Cleared lysate (0.1 mL) was added to 0.9 mL of benzyl viologen assay buffer containing 0.05 mL of benzyl viologen (65 mg mL-1) and 0.05 mL of 0.5 M potassium phosphate buffer, pH 7.0, and 0.8 mL deionized water. The combined assay sample was prepared in a 2 mL round-rim disposable UV cuvette (Brandtech) and sealed with a rubber septum (Aldrich), coated with a small amount of vacuum grease (Fisher). The cuvette was sparged for 20 minutes under 10% hydrogen balanced by nitrogen (Westair). Cuvettes were then transferred to a multichannel spectrophotometer and monitored at 555 nm at 30°C. For all four variants, four instances of expression were conducted with four replicates for each instance, such that three of these replicate experiments appeared to have self-consistent progress curves without prejudice to the data processing. Reaction rates were identified by fitting a linear regression to the data between OD555 = 1 to OD555 = 3.
The assay was conducted as the evolution assay, except cleared lysate was further incubated at 85°C for one hour and centrifuged a second time for 10 minutes at 16,800 x g and 4°C to clear additional insoluble debris prior to addition to MV buffer. Equivalent volumes of heat-treated and control-treated cleared lysate were added to assay buffer, and total hydrogen evolution activities without normalizing to protein concentration were used for subsequent calculations. Tolerance to thermal exposure was expressed by dividing the mean of three technical replicates of the denatured sample by the mean of three technical replicates of the undenatured sample. This process was subjected to three biological replicates; the geometric mean and geometric standard error are reported.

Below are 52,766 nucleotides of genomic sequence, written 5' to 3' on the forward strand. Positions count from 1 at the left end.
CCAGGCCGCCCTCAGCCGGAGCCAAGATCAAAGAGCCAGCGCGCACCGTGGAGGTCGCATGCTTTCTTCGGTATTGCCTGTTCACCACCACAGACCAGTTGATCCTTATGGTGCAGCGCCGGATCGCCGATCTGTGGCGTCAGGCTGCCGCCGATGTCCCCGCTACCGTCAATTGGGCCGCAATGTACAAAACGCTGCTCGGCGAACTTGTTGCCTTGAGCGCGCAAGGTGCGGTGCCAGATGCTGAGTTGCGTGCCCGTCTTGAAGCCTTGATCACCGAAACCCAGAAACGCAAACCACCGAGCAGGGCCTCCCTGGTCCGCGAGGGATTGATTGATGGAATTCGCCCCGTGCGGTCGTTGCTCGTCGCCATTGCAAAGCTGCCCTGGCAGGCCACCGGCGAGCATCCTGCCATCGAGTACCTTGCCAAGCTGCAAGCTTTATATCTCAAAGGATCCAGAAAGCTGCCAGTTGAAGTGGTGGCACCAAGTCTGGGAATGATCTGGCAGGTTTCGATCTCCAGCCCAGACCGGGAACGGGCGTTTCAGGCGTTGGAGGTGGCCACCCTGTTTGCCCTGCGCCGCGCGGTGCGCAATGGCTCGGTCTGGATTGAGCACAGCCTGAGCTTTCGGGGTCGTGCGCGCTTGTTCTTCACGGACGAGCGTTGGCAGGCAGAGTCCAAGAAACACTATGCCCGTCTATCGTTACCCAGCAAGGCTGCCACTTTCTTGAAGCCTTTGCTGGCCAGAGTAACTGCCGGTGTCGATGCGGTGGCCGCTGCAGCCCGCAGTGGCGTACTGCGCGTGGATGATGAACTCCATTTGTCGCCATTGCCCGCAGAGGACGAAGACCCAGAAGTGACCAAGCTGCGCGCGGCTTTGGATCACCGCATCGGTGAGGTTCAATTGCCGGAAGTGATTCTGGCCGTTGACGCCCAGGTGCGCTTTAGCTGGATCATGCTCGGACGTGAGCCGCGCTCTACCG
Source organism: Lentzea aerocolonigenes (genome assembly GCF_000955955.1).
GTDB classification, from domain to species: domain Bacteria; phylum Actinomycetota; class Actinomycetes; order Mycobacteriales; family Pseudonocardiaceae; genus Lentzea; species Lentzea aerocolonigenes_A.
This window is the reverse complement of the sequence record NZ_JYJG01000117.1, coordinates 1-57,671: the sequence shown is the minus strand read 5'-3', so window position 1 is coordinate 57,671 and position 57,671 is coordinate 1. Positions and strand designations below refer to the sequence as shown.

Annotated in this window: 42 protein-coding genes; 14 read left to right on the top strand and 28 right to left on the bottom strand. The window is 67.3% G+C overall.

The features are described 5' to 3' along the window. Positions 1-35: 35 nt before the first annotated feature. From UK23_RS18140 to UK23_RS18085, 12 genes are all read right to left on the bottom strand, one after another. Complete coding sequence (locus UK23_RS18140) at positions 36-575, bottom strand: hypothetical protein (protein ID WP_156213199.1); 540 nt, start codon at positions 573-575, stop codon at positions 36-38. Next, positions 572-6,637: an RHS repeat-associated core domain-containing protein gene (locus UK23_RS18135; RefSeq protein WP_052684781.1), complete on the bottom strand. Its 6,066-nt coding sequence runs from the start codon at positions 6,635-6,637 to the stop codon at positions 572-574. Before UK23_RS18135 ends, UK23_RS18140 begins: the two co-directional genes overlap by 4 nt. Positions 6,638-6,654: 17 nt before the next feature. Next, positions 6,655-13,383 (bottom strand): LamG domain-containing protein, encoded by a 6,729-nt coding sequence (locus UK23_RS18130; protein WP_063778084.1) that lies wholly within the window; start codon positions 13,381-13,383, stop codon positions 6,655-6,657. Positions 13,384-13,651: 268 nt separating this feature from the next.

The H-D exchange assay to test sensitivity to oxygen exposure was performed as follows: cleared lysate (0.1 mL) was added to 0.8 mL of mass spectrometry buffer containing 0.05 mL of 0.5 M potassium phosphate buffer, pH 7.0 (Gibco), and 0.75 mL deionized water. The samples were placed in 10 mL scintillation vials, and capped with new rubber septa. Vials were sparged for 10 minutes under pressurized argon. A polyimide-coated fused silica capillary, ID 50 μm OD 220 μm (Scientific Instrument Services) adapted for mass spectrometry was then inserted into the vial headspace followed by mass spectrometric monitoring (Omnistar, Pfeiffer). The microcapillary substituted for the standard metal probe supplied with this instrument samples very low quantities of total gas making up an inconsequential amount of total gas volume for the duration of the experiment. Hydrogen (100%, Westair) was injected to a final concentration of 10% hydrogen headspace and verified by mass spectrometry. For microaerobic samples, air was injected to create a final 1% oxygen mixture. Anaerobic samples were incubated for 2h at 30°C to ensure quantitative enzyme recovery, followed by injection of 0.1 mL D2O, followed by monitoring of the developing m/z = 3, until χHD > 1000 ppm. Microaerobic samples, prepared in parallel, were then injected with 0.1 mL D2O followed by overnight mass spectrometric monitoring at m/z = 3. Oxygen tolerance was measured by filtering spikes from the progress curve, calculating enzyme rate and normalizing the slope of the microaerobic activity against the slope of the anaerobic activity. This process was subjected to three biological replicates; the geometric mean and geometric standard errors are reported.
Cleared lysate from E. coli strains containing plasmid pIY085 and pIY086 was further purified using Streptactin magnetic bead resin (Qiagen). Cleared lysate was prepared as above but in NP buffer (50 mM sodium phosphate, pH 8.0, 300 mM NaCl) with 1 mM dithiothreitol and NeutrAvidin (Thermo) at 10 μg mL-1 final concentration. Streptactin resin (100 μl) was combined with cleared lysate (400 μl) and incubated at 4°C for 1 h with end-over-end rotation. The supernatant was removed and the resin was washed three times for five minutes each at room temperature in NP buffer containing 0.05% sodium dodecyl sulfate (SDS). This was followed by two washes in NP buffer supplemented with 0.01% Tween 20 as above. Final elution was performed at room temperature in 100 μl NP buffer supplemented with 0.01% Tween 20 and 10 mM biotin.